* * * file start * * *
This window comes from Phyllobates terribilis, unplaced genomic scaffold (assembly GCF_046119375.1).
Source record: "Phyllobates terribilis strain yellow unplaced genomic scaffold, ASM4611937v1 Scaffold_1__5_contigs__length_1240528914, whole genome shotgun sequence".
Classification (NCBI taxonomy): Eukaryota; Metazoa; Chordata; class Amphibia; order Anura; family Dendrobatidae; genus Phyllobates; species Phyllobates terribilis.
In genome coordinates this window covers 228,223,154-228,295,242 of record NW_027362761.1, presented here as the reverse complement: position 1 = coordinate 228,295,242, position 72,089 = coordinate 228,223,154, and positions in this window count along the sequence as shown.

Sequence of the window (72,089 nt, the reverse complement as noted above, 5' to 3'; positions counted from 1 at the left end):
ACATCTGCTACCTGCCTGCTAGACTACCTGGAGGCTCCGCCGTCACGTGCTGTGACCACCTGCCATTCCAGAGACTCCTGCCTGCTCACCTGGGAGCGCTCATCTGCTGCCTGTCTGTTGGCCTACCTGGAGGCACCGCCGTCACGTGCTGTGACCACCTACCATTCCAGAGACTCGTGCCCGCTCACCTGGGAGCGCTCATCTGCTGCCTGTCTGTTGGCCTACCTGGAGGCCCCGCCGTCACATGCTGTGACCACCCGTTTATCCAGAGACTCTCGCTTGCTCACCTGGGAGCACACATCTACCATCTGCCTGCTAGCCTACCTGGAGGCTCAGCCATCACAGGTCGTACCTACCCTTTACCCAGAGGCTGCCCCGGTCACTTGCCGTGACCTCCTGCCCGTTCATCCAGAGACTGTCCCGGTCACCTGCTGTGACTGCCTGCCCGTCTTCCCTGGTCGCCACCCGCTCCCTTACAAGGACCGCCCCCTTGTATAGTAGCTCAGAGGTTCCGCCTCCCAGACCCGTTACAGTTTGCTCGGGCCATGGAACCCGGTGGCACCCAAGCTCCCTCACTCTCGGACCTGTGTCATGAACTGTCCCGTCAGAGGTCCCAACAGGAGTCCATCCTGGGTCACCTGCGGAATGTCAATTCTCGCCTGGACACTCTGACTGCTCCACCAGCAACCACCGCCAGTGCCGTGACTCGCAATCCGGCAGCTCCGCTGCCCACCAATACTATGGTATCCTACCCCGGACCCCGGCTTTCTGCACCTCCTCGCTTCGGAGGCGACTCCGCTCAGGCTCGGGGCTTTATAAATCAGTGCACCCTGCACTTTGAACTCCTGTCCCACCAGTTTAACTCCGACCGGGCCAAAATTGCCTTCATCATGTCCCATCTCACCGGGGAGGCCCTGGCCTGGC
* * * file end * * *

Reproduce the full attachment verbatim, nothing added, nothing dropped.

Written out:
This window comes from Phyllobates terribilis, unplaced genomic scaffold (assembly GCF_046119375.1).
Source record: "Phyllobates terribilis strain yellow unplaced genomic scaffold, ASM4611937v1 Scaffold_1__5_contigs__length_1240528914, whole genome shotgun sequence".
Classification (NCBI taxonomy): Eukaryota; Metazoa; Chordata; class Amphibia; order Anura; family Dendrobatidae; genus Phyllobates; species Phyllobates terribilis.
In genome coordinates this window covers 228,223,154-228,295,242 of record NW_027362761.1, presented here as the reverse complement: position 1 = coordinate 228,295,242, position 72,089 = coordinate 228,223,154, and positions in this window count along the sequence as shown.

Sequence of the window (72,089 nt, the reverse complement as noted above, 5' to 3'; positions counted from 1 at the left end):
ACATCTGCTACCTGCCTGCTAGACTACCTGGAGGCTCCGCCGTCACGTGCTGTGACCACCTGCCATTCCAGAGACTCCTGCCTGCTCACCTGGGAGCGCTCATCTGCTGCCTGTCTGTTGGCCTACCTGGAGGCACCGCCGTCACGTGCTGTGACCACCTACCATTCCAGAGACTCGTGCCCGCTCACCTGGGAGCGCTCATCTGCTGCCTGTCTGTTGGCCTACCTGGAGGCCCCGCCGTCACATGCTGTGACCACCCGTTTATCCAGAGACTCTCGCTTGCTCACCTGGGAGCACACATCTACCATCTGCCTGCTAGCCTACCTGGAGGCTCAGCCATCACAGGTCGTACCTACCCTTTACCCAGAGGCTGCCCCGGTCACTTGCCGTGACCTCCTGCCCGTTCATCCAGAGACTGTCCCGGTCACCTGCTGTGACTGCCTGCCCGTCTTCCCTGGTCGCCACCCGCTCCCTTACAAGGACCGCCCCCTTGTATAGTAGCTCAGAGGTTCCGCCTCCCAGACCCGTTACAGTTTGCTCGGGCCATGGAACCCGGTGGCACCCAAGCTCCCTCACTCTCGGACCTGTGTCATGAACTGTCCCGTCAGAGGTCCCAACAGGAGTCCATCCTGGGTCACCTGCGGAATGTCAATTCTCGCCTGGACACTCTGACTGCTCCACCAGCAACCACCGCCAGTGCCGTGACTCGCAATCCGGCAGCTCCGCTGCCCACCAATACTATGGTATCCTACCCCGGACCCCGGCTTTCTGCACCTCCTCGCTTCGGAGGCGACTCCGCTCAGGCTCGGGGCTTTATAAATCAGTGCACCCTGCACTTTGAACTCCTGTCCCACCAGTTTAACTCCGACCGGGCCAAAATTGCCTTCATCATGTCCCATCTCACCGGGGAGGCCCTGGCCTGGC